|CI: Cormic Index.|
Note: Cormic Index should be expressed as a percentage.
Standardized BMI using the modified Norgan model was obtained as follows:
Using 54.9 (the mean Cormic Index of haemoglobin AA controls) in the regression equation for estimating BMI yielded a value of 14.5.
Thus, the final model is
-scores were generated for observed BMI as well as the standardized BMI. On the basis of the -scores, study subjects were then categorized into “thin,” “normal,” or “overweight.” Table 5 shows the prevalence of thinness and overweight using both the actual (observed) and the standardized BMI values. Table 5 shows that, altogether, sixty subjects were classified as thin on the basis of -scores of observed BMI. Of these 60, six were identified as thin using -scores of standardized BMI. Also, five subjects were adjudged overweight using observed BMI: four of these five subjects were identified as overweight using standardized BMI.
Cormic Indices were comparable between male and female children with sickle cell anaemia. Unfortunately, there are no local or international figures for comparison. However, mean Cormic Index decreased progressively with age both in primary subjects and in controls. This is consistent with the expected physiologic trend in which the lower limbs grow relatively faster than the trunk in early childhood.
Specifically, comparison of mean Cormic Index between HbSS subjects and controls older than 10 years showed that controls have significantly higher mean Cormic Index values than sickle cell anaemia subjects irrespective of gender. Interestingly, the significant difference was not recorded in males following gender stratification. The explanation for the different pattern in males and females is not clear. This significantly lower mean value among females with sickle cell anaemia older than 10 years translates to relatively shorter trunks which may be explained by narrowing of intervertebral discs as a result of repeated vasoocclusion [17, 18]. Added to this explanation is the fact that increase in sitting height is relatively faster than leg length in later childhood [8, 19]. The negative effect of sickle cell anaemia on spinal growth would therefore be expected to be more obvious in older children during the period of expected rapid growth.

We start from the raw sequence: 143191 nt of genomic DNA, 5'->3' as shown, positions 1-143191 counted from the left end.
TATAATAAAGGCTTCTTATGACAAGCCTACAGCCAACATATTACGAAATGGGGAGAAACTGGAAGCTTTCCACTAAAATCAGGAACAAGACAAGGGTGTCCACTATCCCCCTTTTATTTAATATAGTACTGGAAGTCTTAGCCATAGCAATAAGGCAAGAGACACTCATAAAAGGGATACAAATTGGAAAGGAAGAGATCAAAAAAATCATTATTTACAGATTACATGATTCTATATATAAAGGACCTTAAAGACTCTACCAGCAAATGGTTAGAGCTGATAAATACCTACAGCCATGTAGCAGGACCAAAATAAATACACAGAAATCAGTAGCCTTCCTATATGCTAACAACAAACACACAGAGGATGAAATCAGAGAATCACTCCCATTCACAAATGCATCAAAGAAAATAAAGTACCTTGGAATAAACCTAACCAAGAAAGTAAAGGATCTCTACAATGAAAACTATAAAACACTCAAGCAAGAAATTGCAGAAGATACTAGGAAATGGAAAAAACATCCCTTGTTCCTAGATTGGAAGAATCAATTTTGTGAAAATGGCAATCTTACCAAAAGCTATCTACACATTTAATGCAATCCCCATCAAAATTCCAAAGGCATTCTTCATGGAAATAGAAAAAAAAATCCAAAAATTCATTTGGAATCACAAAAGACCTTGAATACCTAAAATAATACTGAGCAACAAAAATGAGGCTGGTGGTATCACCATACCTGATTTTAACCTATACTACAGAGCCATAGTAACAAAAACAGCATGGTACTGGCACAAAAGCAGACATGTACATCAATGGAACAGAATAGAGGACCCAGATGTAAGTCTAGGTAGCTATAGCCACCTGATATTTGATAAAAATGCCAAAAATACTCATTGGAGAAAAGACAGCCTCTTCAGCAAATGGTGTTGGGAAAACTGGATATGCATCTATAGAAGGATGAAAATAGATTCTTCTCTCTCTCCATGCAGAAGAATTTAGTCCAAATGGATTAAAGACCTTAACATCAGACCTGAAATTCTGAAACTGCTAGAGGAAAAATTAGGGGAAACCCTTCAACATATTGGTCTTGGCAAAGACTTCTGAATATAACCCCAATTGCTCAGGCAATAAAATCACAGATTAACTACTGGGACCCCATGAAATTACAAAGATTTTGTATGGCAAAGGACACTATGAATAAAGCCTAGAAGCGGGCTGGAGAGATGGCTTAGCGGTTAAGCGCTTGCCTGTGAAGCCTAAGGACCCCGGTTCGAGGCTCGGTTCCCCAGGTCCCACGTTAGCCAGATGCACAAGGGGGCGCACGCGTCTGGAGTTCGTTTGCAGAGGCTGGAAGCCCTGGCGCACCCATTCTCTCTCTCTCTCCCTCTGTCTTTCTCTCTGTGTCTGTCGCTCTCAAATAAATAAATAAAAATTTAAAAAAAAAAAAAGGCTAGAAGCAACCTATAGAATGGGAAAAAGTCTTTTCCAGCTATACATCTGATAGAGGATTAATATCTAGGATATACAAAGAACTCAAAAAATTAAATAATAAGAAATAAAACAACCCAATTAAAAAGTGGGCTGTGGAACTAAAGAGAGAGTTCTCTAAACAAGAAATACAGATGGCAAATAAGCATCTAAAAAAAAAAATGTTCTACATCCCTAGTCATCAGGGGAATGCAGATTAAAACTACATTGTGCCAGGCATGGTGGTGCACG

Thus, the finding of lower Cormic Index in older subjects might be expected but the limitation of the observation to girls is not readily explained. It is plausible that the observation represents a relatively minor trend that has been exaggerated by peculiar circumstances of the female subjects in the current study. Only further studies, possibly with much larger subgroups, can elucidate the situation. A plausible explanation could be that there was a fortuitous concentration of female sickle cell anaemia with relatively less severe affection of height.
Significant negative correlations were detected between Cormic Index and height (, −0.855) in boys and girls, respectively. This is purely an arithmetical relationship: height is the denominator in the Cormic Index. Therefore, the ratio should increase as the denominator reduces and vice versa.
It was also observed that strong negative correlations existed between Cormic Index and age (0.752, 0.744). Similar observations have been reported in a study of healthy Bengalee children aged six years to 12 years . Both the sitting height and height are linear measurements which increase physiologically in the same direction with age. Arithmetically, this ratio could be reduced if the sitting height is relatively short. Several previous studies have shown that increase in sitting height is faster than leg length in later childhood [20, 21]. A disease like sickle cell anaemia that affects growth is therefore more likely to adversely affect sitting height in later childhood.
From the result of this study there is significant positive correlation when sitting height was compared to subischial height. This study has also demonstrated that Cormic Index has a direct relationship with sitting height and subischial leg length. That is to say, it is the size of the trunk that mainly determines the body Cormic Index and not subischial leg length.
A positive correlation exists between Cormic Index and BMI in subjects with sickle cell anaemia and controls, although this correlation is relatively weak (<0.4). The low -values indicate that the Cormic Index is a minor determinant of BMI. This corroborates a study of Nigerians aged between 15 and 56 years in whom weak positive correlation between Cormic Index and BMI was observed .
BMI is known to vary with age and body shape. The cut-off used for BMI classification is the same in both children with and children without sickle cell anaemia. There is a marked difference between body shape of children with sickle cell anaemia and that without sickle cell anaemia. In order to account for changes in this documented body shape, the Cormic Index was standardized to compare the BMI of different haemoglobin genotype populations to prevent or reduce the overestimation of prevalence of BMI abnormalities. Upon standardization, the current study showed a 90% reduction in the proportion of subjects otherwise classified as thin. The effect of the standardization was far less felt at the upper end of the BMI spectrum. Indeed, there was only a 17% reduction in the number of subjects classified as overweight. It is thus attractive to argue that the standardization will be more relevant when the objective was to determine proportion of thinness among subjects with sickle cell anaemia.
The extent to which the standardization in the current study applies across races or ethnic groups can only be confirmed by further study. Also, it is plausible that severity of illness may influence the interrelationships between Cormic Index and BMI measurements. Thus, it may be argued that regions with milder or more severe disease expressions may require developing their own standardization models.